$HOME/.config/git/ignore, $GIT_DIR/info/exclude, .gitignore
A gitignore file specifies intentionally untracked files that
Git should ignore.
Files already tracked by Git are not affected; see the NOTES
below for details.
Each line in a gitignore file specifies a pattern.
When deciding whether to ignore a path, Git normally checks
gitignore patterns from multiple sources, with the following
order of precedence, from highest to lowest (within one level of
precedence, the last matching pattern decides the outcome):
Patterns read from the command line for those commands that support
Patterns read from a .gitignore file in the same directory
as the path, or in any parent directory, with patterns in the
higher level files (up to the toplevel of the work tree) being overridden
by those in lower level files down to the directory containing the file.
These patterns match relative to the location of the
.gitignore file. A project normally includes such
.gitignore files in its repository, containing patterns for
files generated as part of the project build.
Patterns read from $GIT_DIR/info/exclude.
Patterns read from the file specified by the configuration
Which file to place a pattern in depends on how the pattern is meant to
Patterns which should be version-controlled and distributed to
other repositories via clone (i.e., files that all developers will want
to ignore) should go into a .gitignore file.
Patterns which are
specific to a particular repository but which do not need to be shared
with other related repositories (e.g., auxiliary files that live inside
the repository but are specific to one user’s workflow) should go into
the $GIT_DIR/info/exclude file.
Patterns which a user wants Git to
ignore in all situations (e.g., backup or temporary files generated by
the user’s editor of choice) generally go into a file specified by
core.excludesFile in the user’s ~/.gitconfig. Its default value is
$XDG_CONFIG_HOME/git/ignore. If $XDG_CONFIG_HOME is either not set or
empty, $HOME/.config/git/ignore is used instead.
The underlying Git plumbing tools, such as
git ls-files and git read-tree, read
gitignore patterns specified by command-line options, or from
files specified by command-line options. Higher-level Git
tools, such as git status and git add,
use patterns from the sources specified above.
A blank line matches no files, so it can serve as a separator
A line starting with # serves as a comment.
Put a backslash ("\") in front of the first hash for patterns
that begin with a hash.
Trailing spaces are ignored unless they are quoted with backslash
An optional prefix "!" which negates the pattern; any
matching file excluded by a previous pattern will become
included again. It is not possible to re-include a file if a parent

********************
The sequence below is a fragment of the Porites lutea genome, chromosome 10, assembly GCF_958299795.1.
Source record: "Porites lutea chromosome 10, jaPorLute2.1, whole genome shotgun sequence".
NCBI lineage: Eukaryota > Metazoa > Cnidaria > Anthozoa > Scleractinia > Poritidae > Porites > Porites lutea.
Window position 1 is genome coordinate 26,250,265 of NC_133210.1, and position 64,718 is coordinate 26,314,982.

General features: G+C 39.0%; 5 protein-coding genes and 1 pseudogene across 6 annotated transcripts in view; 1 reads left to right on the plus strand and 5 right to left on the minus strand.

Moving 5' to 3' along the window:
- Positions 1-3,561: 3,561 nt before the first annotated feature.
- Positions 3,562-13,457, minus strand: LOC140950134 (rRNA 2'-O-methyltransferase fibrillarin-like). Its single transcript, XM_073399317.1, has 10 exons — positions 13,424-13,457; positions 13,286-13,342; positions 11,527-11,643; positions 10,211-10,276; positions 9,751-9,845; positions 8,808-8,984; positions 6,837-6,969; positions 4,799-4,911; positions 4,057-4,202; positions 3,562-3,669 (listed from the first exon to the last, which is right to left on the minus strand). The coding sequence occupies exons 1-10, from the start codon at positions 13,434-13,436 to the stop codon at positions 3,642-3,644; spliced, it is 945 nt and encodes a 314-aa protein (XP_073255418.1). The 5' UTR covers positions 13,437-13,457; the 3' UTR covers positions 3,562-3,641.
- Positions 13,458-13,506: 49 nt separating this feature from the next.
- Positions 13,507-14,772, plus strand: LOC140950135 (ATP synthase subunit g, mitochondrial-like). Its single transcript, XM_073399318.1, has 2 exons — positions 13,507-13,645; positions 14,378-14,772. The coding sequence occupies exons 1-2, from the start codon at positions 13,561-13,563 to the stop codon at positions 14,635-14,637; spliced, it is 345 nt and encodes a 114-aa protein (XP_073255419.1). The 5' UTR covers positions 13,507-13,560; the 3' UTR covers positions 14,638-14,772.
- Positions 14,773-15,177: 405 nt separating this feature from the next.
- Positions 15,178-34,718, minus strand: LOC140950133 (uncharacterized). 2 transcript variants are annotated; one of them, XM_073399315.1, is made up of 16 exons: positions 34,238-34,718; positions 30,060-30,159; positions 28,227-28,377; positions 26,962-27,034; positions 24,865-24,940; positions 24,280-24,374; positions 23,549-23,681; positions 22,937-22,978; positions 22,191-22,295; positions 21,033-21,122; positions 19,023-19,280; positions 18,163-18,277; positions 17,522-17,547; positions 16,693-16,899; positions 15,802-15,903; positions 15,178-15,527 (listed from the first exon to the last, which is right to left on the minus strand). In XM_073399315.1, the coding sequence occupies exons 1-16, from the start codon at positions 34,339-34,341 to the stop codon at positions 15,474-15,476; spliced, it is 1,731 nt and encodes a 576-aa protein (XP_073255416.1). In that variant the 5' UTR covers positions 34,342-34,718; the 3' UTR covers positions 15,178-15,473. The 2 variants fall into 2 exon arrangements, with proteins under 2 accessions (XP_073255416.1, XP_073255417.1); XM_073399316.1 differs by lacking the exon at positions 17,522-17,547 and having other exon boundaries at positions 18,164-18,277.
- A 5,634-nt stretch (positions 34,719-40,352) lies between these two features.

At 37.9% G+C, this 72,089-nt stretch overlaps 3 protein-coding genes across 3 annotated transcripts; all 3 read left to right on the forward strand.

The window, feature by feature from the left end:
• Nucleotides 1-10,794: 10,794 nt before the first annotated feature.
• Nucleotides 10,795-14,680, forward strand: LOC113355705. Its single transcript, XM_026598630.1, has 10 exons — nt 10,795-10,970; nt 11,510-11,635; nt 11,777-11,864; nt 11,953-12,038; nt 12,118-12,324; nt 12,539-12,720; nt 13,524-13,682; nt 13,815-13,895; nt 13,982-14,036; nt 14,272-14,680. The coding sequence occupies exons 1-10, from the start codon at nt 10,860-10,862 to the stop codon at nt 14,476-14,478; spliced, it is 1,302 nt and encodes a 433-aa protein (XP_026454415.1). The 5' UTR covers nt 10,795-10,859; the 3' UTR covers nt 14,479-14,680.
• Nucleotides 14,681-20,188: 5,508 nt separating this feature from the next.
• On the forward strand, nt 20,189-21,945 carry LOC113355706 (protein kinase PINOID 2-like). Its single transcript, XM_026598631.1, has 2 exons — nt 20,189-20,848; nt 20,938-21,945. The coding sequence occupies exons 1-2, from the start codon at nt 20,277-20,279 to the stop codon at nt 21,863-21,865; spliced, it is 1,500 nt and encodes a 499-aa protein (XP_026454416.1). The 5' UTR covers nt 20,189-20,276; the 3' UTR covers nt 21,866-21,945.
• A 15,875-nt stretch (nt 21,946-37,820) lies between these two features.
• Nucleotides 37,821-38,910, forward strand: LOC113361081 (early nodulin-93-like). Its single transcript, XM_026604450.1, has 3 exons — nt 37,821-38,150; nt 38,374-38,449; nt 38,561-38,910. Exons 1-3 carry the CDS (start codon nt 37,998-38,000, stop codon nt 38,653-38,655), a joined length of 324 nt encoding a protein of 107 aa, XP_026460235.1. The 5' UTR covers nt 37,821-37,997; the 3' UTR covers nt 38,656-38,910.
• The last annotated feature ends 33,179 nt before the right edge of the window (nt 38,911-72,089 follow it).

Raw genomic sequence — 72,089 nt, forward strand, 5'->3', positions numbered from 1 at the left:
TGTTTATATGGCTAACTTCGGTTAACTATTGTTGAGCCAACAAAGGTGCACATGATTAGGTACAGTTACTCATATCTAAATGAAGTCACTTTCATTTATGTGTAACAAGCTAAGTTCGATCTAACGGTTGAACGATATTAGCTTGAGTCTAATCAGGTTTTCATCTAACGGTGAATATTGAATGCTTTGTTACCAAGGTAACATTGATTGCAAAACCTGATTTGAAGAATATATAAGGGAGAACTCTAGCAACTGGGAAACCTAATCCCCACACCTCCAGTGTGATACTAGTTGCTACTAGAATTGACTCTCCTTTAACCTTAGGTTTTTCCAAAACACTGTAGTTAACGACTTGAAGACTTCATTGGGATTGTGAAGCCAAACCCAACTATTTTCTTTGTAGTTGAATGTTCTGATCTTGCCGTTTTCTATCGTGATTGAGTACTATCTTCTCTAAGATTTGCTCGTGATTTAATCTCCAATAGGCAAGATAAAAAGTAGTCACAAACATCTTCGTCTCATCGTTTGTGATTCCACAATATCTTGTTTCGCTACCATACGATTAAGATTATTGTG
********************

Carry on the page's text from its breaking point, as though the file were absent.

directory of that file is excluded. Git doesn’t list excluded
directories for performance reasons, so any patterns on contained
files have no effect, no matter where they are defined.
Put a backslash ("\") in front of the first "!" for patterns
that begin with a literal "!", for example, "\!important!.txt".
If the pattern ends with a slash, it is removed for the
purpose of the following description, but it would only find
a match with a directory. In other words, foo/ will match a
directory foo and paths underneath it, but will not match a
regular file or a symbolic link foo (this is consistent
with the way how pathspec works in general in Git).
If the pattern does not contain a slash /, Git treats it as
a shell glob pattern and checks for a match against the
pathname relative to the location of the .gitignore file
(relative to the toplevel of the work tree if not from a
Otherwise, Git treats the pattern as a shell glob suitable
for consumption by fnmatch(3) with the FNM_PATHNAME flag:
wildcards in the pattern will not match a / in the pathname.
For example, "Documentation/*.html" matches
"Documentation/git.html" but not "Documentation/ppc/ppc.html"
A leading slash matches the beginning of the pathname.
For example, "/*.c" matches "cat-file.c" but not
Two consecutive asterisks ("**") in patterns matched against
full pathname may have special meaning:
A leading "**" followed by a slash means match in all
directories. For example, "**/foo" matches file or directory
"foo" anywhere, the same as pattern "foo". "**/foo/bar"
matches file or directory "bar" anywhere that is directly
under directory "foo".
A trailing "/**" matches everything inside. For example,
"abc/**" matches all files inside directory "abc", relative
to the location of the .gitignore file, with infinite depth.
A slash followed by two consecutive asterisks then a slash
matches zero or more directories. For example, "a/**/b"
matches "a/b", "a/x/b", "a/x/y/b" and so on.
Other consecutive asterisks are considered invalid.
The purpose of gitignore files is to ensure that certain files
not tracked by Git remain untracked.
To stop tracking a file that is currently tracked, use
git rm --cached.
$ git status
# Untracked files:
$ cat .git/info/exclude
# ignore objects and archives, anywhere in the tree.
$ cat Documentation/.gitignore
# ignore generated html files,
# except foo.html which is maintained by hand
$ git status
# Untracked files:
$ cat .gitignore
$ ls arch/foo/kernel/vm*
$ echo '!/vmlinux*' >arch/foo/kernel/.gitignore
The second .gitignore prevents Git from ignoring
Example to exclude everything except a specific directory foo/bar
(note the /* - without the slash, the wildcard would also exclude
everything within foo/bar):
$ cat .gitignore
# exclude everything except directory foo/bar